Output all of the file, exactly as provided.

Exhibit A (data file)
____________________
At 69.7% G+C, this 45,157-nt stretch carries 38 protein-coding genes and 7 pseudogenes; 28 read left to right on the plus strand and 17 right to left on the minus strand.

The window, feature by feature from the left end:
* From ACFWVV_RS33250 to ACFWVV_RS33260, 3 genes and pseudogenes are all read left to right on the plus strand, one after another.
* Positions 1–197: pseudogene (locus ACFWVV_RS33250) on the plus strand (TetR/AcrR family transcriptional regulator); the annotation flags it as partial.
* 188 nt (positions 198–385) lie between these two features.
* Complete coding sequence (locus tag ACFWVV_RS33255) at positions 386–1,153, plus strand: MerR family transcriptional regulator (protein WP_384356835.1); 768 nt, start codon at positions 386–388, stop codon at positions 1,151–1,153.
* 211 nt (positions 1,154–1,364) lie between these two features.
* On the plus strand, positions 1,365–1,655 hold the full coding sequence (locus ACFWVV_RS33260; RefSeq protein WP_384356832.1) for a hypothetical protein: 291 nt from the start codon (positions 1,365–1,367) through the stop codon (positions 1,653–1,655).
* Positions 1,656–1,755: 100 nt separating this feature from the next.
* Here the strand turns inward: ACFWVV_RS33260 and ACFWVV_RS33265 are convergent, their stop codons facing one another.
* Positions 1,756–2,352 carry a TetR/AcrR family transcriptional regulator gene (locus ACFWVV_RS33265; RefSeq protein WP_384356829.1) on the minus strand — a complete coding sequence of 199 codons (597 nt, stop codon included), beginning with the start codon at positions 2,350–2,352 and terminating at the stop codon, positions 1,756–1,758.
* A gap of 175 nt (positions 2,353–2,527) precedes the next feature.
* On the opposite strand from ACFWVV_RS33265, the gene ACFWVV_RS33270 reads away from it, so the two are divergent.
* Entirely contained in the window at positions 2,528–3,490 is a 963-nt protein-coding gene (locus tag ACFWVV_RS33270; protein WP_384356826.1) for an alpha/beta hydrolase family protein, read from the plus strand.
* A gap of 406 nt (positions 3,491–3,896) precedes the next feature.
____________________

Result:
At 69.7% G+C, this 45,157-nt stretch carries 38 protein-coding genes and 7 pseudogenes; 28 read left to right on the plus strand and 17 right to left on the minus strand.

The window, feature by feature from the left end:
* From ACFWVV_RS33250 to ACFWVV_RS33260, 3 genes and pseudogenes are all read left to right on the plus strand, one after another.
* Positions 1–197: pseudogene (locus ACFWVV_RS33250) on the plus strand (TetR/AcrR family transcriptional regulator); the annotation flags it as partial.
* 188 nt (positions 198–385) lie between these two features.
* Complete coding sequence (locus tag ACFWVV_RS33255) at positions 386–1,153, plus strand: MerR family transcriptional regulator (protein WP_384356835.1); 768 nt, start codon at positions 386–388, stop codon at positions 1,151–1,153.
* 211 nt (positions 1,154–1,364) lie between these two features.
* On the plus strand, positions 1,365–1,655 hold the full coding sequence (locus ACFWVV_RS33260; RefSeq protein WP_384356832.1) for a hypothetical protein: 291 nt from the start codon (positions 1,365–1,367) through the stop codon (positions 1,653–1,655).
* Positions 1,656–1,755: 100 nt separating this feature from the next.
* Here the strand turns inward: ACFWVV_RS33260 and ACFWVV_RS33265 are convergent, their stop codons facing one another.
* Positions 1,756–2,352 carry a TetR/AcrR family transcriptional regulator gene (locus ACFWVV_RS33265; RefSeq protein WP_384356829.1) on the minus strand — a complete coding sequence of 199 codons (597 nt, stop codon included), beginning with the start codon at positions 2,350–2,352 and terminating at the stop codon, positions 1,756–1,758.
* A gap of 175 nt (positions 2,353–2,527) precedes the next feature.
* On the opposite strand from ACFWVV_RS33265, the gene ACFWVV_RS33270 reads away from it, so the two are divergent.
* Entirely contained in the window at positions 2,528–3,490 is a 963-nt protein-coding gene (locus tag ACFWVV_RS33270; protein WP_384356826.1) for an alpha/beta hydrolase family protein, read from the plus strand.
* A gap of 406 nt (positions 3,491–3,896) precedes the next feature.